Dual luciferase reporter assay

The bioinformatics analysis algorithm TargetScan (http://www.targetscan.org/vert_72/) was used to predict miR-140-5p binding sites of the FEN1 fragment. The miR-140-5p binding site in the 3′-untranslated region (3′-UTR) of FEN was cloned into the pMIRREPORT vector (Promega) to produced pMIR-FEN1-Wt (FEN1-Wt). The putative miR-140-5p binding site in FEN1 was mutated and the sequence was named FEN1-Mut. FEN1-Wt and Mut were co-transfected with miR-140-5p mimics into HEK-293 cells in 96-well plates using Lipofectamine 3000 (Invitrogen). After 48 h, Renilla luciferase activity was detected using a Dual-Luciferase Reporter Assay System (Promega). Firefly luciferase was normalized to the Renilla signal.

Wound healing assays

Stably transfected cells were seeded into 6-well plates at a density of 2×105/ml and cultured until confluent. A wound gap was scratched using a 10 μL pipette tip and cell migration was assessed following incubation in serum free media for 48 hours. Images were acquired using an inverted phase microscope (Nikon, Japan). Migration distances were calculated using Image-Pro Plus 6.0 software (IPP, Media Cybernetics, Rockville, MD, USA) and the following formula: Distance = D0h-D48h.

Transwell assays

For migration assays, approximately 2×104 SMMC-7721 or 1×105 MHCC-97H cells suspended in 200 μL serum-free medium were seeded into the top chamber with 8.0-μm pores (BD Bioscience, USA). For invasion assays, cells seeded in the top chamber were coated with matrigel (Corning, USA) in 24-well plates. Matrigel was diluted in serum-free medium at a ratio of 1 to 8. DMEM supplemented with 10% FBS (700 μl) was added to the bottom chamber. Cells at the undersurface of the chamber were imaged and counted.

Immunohistochemistry (IHC)

Paraffin sections were baked at 56 °C for 2 h for dewaxing, boiled in citrate buffer for antigen retrieval, and blocked using 3% hydrogen peroxide. Sections were probed overnight at 4°C with anti-FEN1 (A1175, Abclonal, China), anti-E-cadherin (ab40772, Abcam, Cambridge, UK), anti-N-cadherin (ab76057, Abcam, Cambridge, UK), and anti-Vimentin (ab92547, Abcam, Cambridge, UK) antibodies, followed by incubation with HRP-conjugated secondary antibodies for 1 h at 37 °C. Sections were stained using DAB coloration kits and counterstained with hematoxylin for 10 s. Samples were dehydrated using a graded series of ethanol. Image-Pro Plus software was used to measure IHC staining intensity. IHC scores were calculated by multiplying the percentage score and intensity score of stained cells. The percentage of positively stained cells was scored on a scale from 0 to 100. Staining intensity (0 = negative staining; 1 = weak; 2 = moderate; 3 = strong) was scored on a scale from 0 to 3. Thus, the IHC score ranged from 0 to 300. The mean IHC score was defined as the cut-off value for low and high expression.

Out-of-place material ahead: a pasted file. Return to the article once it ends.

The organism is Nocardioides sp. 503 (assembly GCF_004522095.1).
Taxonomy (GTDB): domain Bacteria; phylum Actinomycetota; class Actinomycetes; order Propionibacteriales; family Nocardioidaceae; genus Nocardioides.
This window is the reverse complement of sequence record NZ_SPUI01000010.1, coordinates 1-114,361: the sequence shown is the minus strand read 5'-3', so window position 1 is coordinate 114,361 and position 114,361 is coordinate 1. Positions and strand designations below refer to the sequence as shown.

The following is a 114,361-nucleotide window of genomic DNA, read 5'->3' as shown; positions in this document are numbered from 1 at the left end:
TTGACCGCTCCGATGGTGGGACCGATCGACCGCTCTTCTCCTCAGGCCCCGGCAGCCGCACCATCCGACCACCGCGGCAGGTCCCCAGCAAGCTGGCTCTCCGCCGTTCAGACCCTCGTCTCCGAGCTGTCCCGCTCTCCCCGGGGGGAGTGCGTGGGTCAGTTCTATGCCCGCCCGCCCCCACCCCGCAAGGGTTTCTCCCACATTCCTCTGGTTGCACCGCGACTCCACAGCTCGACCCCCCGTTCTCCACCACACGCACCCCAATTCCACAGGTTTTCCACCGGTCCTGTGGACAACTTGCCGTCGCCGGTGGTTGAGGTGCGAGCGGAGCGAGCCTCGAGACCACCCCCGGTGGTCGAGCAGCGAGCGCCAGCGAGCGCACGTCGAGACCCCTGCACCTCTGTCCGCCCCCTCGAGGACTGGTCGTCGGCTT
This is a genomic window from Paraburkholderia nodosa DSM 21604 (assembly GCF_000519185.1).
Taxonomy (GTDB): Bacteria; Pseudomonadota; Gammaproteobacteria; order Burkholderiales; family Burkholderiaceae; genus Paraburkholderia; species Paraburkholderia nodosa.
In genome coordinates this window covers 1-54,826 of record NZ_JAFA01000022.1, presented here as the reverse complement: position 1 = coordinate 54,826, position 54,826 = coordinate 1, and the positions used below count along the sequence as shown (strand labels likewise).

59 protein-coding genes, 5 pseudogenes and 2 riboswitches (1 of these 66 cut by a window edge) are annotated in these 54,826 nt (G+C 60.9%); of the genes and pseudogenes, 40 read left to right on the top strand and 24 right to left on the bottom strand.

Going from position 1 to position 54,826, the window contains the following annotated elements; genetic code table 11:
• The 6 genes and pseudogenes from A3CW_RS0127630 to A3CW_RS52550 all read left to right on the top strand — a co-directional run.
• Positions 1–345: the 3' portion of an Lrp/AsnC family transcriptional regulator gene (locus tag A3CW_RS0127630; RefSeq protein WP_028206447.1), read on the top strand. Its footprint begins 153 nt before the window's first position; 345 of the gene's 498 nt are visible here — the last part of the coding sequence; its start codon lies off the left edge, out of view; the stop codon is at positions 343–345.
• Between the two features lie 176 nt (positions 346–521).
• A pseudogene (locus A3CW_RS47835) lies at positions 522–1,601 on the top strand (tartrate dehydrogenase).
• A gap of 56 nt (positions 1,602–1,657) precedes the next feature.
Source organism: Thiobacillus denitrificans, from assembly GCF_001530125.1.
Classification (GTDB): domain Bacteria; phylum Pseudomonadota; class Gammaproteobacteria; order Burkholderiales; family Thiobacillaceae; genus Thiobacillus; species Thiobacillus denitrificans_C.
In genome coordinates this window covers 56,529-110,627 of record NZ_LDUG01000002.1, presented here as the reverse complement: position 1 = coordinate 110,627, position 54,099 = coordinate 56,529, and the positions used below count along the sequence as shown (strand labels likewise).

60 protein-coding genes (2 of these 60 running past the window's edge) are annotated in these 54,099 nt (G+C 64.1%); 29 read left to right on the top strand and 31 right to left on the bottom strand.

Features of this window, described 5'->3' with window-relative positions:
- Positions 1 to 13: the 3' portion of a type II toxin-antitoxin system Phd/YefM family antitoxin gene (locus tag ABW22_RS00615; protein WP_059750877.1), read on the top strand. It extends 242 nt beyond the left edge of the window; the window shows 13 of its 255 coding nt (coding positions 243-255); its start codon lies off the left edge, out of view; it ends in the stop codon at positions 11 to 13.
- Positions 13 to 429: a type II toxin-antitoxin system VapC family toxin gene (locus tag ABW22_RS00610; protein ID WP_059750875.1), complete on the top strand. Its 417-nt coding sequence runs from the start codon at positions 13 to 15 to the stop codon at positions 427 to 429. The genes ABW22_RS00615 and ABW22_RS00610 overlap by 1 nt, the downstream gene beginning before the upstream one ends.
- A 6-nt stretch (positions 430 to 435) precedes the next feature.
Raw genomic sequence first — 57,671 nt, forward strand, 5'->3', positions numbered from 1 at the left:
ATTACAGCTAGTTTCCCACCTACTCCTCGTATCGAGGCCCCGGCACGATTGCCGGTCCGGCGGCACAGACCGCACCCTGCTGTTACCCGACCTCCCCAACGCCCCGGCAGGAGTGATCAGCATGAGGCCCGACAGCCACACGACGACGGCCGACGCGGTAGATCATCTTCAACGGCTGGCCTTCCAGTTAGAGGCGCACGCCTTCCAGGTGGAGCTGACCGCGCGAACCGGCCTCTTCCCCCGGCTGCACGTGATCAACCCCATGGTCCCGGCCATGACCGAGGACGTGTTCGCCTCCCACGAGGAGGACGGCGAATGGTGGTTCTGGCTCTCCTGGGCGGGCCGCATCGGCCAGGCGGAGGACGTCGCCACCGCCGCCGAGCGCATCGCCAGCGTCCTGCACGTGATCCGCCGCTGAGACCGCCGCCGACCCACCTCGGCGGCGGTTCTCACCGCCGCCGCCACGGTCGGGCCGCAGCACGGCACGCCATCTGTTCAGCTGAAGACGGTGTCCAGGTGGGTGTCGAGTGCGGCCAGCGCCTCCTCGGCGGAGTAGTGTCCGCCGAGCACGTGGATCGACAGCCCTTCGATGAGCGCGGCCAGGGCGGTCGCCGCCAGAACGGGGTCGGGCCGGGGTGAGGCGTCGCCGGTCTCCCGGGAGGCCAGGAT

Animal studies

All experiments with BALB/c nude mice were performed in accordance with the National Animal Experimentation guidelines and approved by the Ethics Committee. Four-week-old nude mice were purchased from BEIJING HUAFUKANG BIOSCIENCE CO.INC (Beijing, China) and maintained in a specific-pathogen-free (SPF) barrier environment. Cell lines (approximately 1 × 106 in 100 μL saline) were subcutaneously injected into the armpit, along with the corresponding control cells (n = 5 mice per cell line). The largest (A) and smallest (B) diameter of the tumor were measured using a vernier caliper every 3 days. Tumor volumes (V) were calculated according to the formula: V= ½ × AB2 (mm3). Mice were executed after 4 weeks and tumor weights were measured. The lung metastasis tumor model was established by injecting cells (approximately 2 × 105 in 200 μL saline) into the tail vein of nude mice. Weights of the nude mice were monitored every 3 days

Statistical analysis

Statistical analysis was performed using SPSS 19.0 software (SPSS Inc, USA) and Graph Pad Prism 8.0 (Graph Pad Software, USA). Data were acquired from at least three independent assays and are shown as the mean ± standard deviation (SD). Chi-Square tests were used to analyze the correlation between FEN1 and clinicopathological features. The correlation between miR-140 and FEN1 expression was evaluated using Spearman’s correlation analysis. Multiple datasets were compared using a one-way analysis of variance (ANOVA). Paired tumor and normal tissue data were compared using a paired Student’s t test (two-sided). A P < 0.05 was considered statistically significant (*P < 0.05; **P < 0.01).

Abbreviations

FEN1: Flap Endonuclease 1; DMEM: Dulbecco’s modified Eagle’s medium; EMT: Epithelial-Mesenchymal Transition; HCC: Hepatocellular Carcinoma.

Author Contributions

Hui Tang conceived and supervised the study; Chuanfei Li and Di Zhou designed experiments; Chuanfei Li, Hao Hong, Shuangyan Yang and Li Zhang performed experiments; Shiying Li and Di Zhou analyzed data; Zhechuan Mei prepared the figures; Chuanfei Li wrote the manuscript; Peng Hu and Hong Ren made manuscript revisions. All authors approved the final edition.

Conflicts of Interest

The authors declare that they have no potential conflicts of interest.

Funding

This work was supported by Grants from the National Natural Science Foundation of China [81300258, 81801717], the Medical Science Cultivation Fund of the First Affiliated Hospital of Chongqing Medical University [PYJJ2018-15], the National Science and Technology Major Project of China [2018ZX10302206-003, 2017ZX10202203-007 and 2017ZX10202203-008]. No external funding was received in this study.